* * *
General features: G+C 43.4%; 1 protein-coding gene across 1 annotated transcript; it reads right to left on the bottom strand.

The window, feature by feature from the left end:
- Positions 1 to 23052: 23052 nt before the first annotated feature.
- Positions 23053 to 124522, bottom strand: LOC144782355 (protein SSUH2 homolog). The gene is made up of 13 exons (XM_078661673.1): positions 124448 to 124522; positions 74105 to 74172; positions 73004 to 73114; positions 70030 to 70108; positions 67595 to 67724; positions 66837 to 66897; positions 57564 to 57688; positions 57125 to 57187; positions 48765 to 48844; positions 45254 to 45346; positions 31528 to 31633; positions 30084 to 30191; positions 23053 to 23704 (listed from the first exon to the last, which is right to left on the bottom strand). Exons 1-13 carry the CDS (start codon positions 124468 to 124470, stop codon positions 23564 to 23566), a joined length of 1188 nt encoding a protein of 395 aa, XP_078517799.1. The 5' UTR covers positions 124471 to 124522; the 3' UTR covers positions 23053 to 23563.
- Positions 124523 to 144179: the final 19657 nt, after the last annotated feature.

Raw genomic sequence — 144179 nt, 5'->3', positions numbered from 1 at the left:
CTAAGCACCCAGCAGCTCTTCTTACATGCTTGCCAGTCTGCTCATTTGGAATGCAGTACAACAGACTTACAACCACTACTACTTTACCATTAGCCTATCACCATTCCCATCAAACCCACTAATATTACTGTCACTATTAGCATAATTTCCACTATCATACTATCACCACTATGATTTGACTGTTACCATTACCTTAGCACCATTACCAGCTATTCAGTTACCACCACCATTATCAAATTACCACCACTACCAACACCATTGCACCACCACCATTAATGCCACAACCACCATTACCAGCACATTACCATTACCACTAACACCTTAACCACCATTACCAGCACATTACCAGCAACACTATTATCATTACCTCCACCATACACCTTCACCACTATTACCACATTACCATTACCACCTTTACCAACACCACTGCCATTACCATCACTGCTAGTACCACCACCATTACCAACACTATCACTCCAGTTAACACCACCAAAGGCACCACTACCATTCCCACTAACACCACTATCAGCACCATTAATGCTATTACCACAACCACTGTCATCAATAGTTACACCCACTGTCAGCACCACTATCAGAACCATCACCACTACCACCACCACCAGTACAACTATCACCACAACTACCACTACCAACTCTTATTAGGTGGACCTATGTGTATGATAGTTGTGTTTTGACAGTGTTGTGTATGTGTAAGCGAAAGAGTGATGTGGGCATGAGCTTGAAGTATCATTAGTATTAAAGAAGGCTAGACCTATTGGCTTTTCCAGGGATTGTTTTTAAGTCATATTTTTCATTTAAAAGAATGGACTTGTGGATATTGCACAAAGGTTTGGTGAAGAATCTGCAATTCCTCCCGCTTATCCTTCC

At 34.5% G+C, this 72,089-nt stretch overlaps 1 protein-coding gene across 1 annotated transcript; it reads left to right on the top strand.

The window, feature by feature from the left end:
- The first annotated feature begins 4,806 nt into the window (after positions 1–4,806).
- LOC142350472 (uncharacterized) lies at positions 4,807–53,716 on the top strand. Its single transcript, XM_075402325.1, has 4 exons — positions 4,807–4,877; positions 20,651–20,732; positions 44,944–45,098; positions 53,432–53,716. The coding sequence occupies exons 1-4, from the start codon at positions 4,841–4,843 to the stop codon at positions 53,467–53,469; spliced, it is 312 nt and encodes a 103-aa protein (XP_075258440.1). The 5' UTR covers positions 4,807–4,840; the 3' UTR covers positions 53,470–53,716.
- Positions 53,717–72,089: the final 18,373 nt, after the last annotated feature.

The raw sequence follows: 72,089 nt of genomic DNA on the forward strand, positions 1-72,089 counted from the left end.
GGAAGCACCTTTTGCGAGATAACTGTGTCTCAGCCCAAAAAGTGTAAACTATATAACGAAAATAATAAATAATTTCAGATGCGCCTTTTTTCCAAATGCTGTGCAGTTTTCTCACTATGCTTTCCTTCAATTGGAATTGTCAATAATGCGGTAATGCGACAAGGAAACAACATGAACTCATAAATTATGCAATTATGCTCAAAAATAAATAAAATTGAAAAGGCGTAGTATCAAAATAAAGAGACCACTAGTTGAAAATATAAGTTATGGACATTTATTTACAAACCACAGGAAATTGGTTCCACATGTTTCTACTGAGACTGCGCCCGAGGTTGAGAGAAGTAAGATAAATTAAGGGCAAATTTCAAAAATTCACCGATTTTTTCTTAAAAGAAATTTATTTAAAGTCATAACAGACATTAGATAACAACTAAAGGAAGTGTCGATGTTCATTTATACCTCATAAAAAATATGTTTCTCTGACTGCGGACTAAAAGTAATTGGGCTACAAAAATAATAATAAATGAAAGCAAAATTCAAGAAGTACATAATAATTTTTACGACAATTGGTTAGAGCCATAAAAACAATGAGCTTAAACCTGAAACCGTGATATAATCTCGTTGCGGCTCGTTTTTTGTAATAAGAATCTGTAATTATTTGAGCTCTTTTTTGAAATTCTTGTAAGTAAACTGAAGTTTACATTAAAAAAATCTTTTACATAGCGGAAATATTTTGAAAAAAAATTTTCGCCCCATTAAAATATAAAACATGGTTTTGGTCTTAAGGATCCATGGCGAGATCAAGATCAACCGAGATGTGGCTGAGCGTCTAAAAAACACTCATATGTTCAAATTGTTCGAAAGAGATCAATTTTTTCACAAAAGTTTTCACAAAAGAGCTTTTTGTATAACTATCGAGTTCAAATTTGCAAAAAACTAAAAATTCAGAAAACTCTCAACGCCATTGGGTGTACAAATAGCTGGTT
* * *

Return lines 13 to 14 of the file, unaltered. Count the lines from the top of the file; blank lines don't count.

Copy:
The raw sequence follows: 72,089 nt of genomic DNA on the forward strand, positions 1-72,089 counted from the left end.
GGAAGCACCTTTTGCGAGATAACTGTGTCTCAGCCCAAAAAGTGTAAACTATATAACGAAAATAATAAATAATTTCAGATGCGCCTTTTTTCCAAATGCTGTGCAGTTTTCTCACTATGCTTTCCTTCAATTGGAATTGTCAATAATGCGGTAATGCGACAAGGAAACAACATGAACTCATAAATTATGCAATTATGCTCAAAAATAAATAAAATTGAAAAGGCGTAGTATCAAAATAAAGAGACCACTAGTTGAAAATATAAGTTATGGACATTTATTTACAAACCACAGGAAATTGGTTCCACATGTTTCTACTGAGACTGCGCCCGAGGTTGAGAGAAGTAAGATAAATTAAGGGCAAATTTCAAAAATTCACCGATTTTTTCTTAAAAGAAATTTATTTAAAGTCATAACAGACATTAGATAACAACTAAAGGAAGTGTCGATGTTCATTTATACCTCATAAAAAATATGTTTCTCTGACTGCGGACTAAAAGTAATTGGGCTACAAAAATAATAATAAATGAAAGCAAAATTCAAGAAGTACATAATAATTTTTACGACAATTGGTTAGAGCCATAAAAACAATGAGCTTAAACCTGAAACCGTGATATAATCTCGTTGCGGCTCGTTTTTTGTAATAAGAATCTGTAATTATTTGAGCTCTTTTTTGAAATTCTTGTAAGTAAACTGAAGTTTACATTAAAAAAATCTTTTACATAGCGGAAATATTTTGAAAAAAAATTTTCGCCCCATTAAAATATAAAACATGGTTTTGGTCTTAAGGATCCATGGCGAGATCAAGATCAACCGAGATGTGGCTGAGCGTCTAAAAAACACTCATATGTTCAAATTGTTCGAAAGAGATCAATTTTTTCACAAAAGTTTTCACAAAAGAGCTTTTTGTATAACTATCGAGTTCAAATTTGCAAAAAACTAAAAATTCAGAAAACTCTCAACGCCATTGGGTGTACAAATAGCTGGTT